SVB’s collapse shows the yield curve is always right
- By Nicholas Jasinski,
- – 03/14/2023
Financial markets’ favorite negative signal, a so-called inverted yield curve, has been flashing red since July, and its record of predicting bad news remains intact.
In ordinary times, investors tend to demand higher interest to lend for longer periods because there is more inflation and interest-rate uncertainty over the long term than in the short term. When short-term U.S. Treasury yields exceed longer-term yields, it is a sign that investors expect higher interest rates or economic risk in the near term, and demand more compensation.
That condition, called an inverted yield curve, has preceded the past eight U.S. recessions. At its core, the Silicon Valley Bank drama is all about the yield curve, or the slope plotting interest rates on Treasuries of different maturities.
The difference between the yield on the 6-month Treasury bill and the 10-year Treasury note hit a record 1.33 percentage points last week. The Federal Reserve has increased interest rates at an unprecedented pace over the past year, but that’s not all good news for lenders like banks.
The bread-and-butter business of a bank like SVB (
Savings, checking, and business accounts are short-term liabilities—they can generally be withdrawn on demand at any time. A bank’s assets are the loans it issues or its Treasuries and bondholdings, which tend to be long-term, measured in years or decades. Think of a typical thirty-year mortgage funded by customer deposits.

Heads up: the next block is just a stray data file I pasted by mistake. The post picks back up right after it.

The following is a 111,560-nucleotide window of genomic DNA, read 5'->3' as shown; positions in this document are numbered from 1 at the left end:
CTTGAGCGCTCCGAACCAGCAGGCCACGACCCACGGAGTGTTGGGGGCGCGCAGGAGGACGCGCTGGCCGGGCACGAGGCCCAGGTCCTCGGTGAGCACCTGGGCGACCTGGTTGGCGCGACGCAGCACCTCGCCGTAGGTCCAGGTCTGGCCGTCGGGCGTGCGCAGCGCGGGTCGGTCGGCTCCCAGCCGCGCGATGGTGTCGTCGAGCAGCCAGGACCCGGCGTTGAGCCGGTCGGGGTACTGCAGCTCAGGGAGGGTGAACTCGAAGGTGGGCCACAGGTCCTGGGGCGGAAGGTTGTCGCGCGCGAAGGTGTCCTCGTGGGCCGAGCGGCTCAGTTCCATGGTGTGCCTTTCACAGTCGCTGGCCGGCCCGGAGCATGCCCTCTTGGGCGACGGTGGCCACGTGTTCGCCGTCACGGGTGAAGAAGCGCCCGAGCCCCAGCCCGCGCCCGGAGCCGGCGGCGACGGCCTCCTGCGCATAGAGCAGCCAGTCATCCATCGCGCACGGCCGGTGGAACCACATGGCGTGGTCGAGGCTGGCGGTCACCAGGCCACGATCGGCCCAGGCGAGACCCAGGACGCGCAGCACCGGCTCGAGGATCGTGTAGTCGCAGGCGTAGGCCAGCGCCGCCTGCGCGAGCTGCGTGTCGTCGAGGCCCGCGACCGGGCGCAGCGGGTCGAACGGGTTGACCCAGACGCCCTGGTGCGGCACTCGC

Banks are essentially borrowing short in order to lend long in a form of a carry trade. When shorter-term interest rates and bond yields exceed those on longer-term loans and bonds, that model falls apart.
So far, banks have dealt with the inverted yield curve by dragging their feet on raising the interest rates they offer. Try to find a checking account paying anywhere near the 4.75% fed-funds rate today. Meanwhile, banks have been charging higher interest on their loans, helping to keep net interest margins positive despite the inverted yield curve.
That can’t last forever. Customers have increasingly been voting with their feet and seeking higher income elsewhere.
“That has changed more recently with depositors deciding to pull their money from traditional banks and putting it into higher yielding securities like money markets, T-Bills, and the like,” writes Morgan Stanley’s Mike Wilson. “We expect that trend to continue unless banks decide to raise the rate they pay depositors. That means lower profits and likely lower loan supply.”
That dynamic alone isn’t what directly caused SVB to collapse, but it created an environment that made the bank much more sensitive to a run as its cash flow was squeezed. The speed of the rise in interest rates and inversion of the yield curve over the past year added to the pressure, pushing the bank to sell assets at a loss to meet demand for withdrawals.
The inverted yield curve was the catalyst for the series of events that led the particularly sensitive SVB to implode.
“Something always, always breaks when the Fed hikes, and with a deeply inverted curve now, the carry trade came unstuck once there was more demand from depositors to withdraw their cash for 3 reasons,” writes Deutsche Bank’s Jim Reid. “1) cash burn of tech companies, 2) higher deposit rates elsewhere as rates rose, and 3) the final fears, after the huge security sale mid-week, that the bank was in trouble. So ultimately we saw an irreversible bank run.”
The SVB episode is a result of the Fed’s tightening campaign. Banks are finding it tougher to make profitable loans with today’s inverted yield curve, and that slows the expansion of the money supply—working against inflation. Monetary policy famously works with “long and variable lags.”
SVB’s failure is a sign that it has caught up.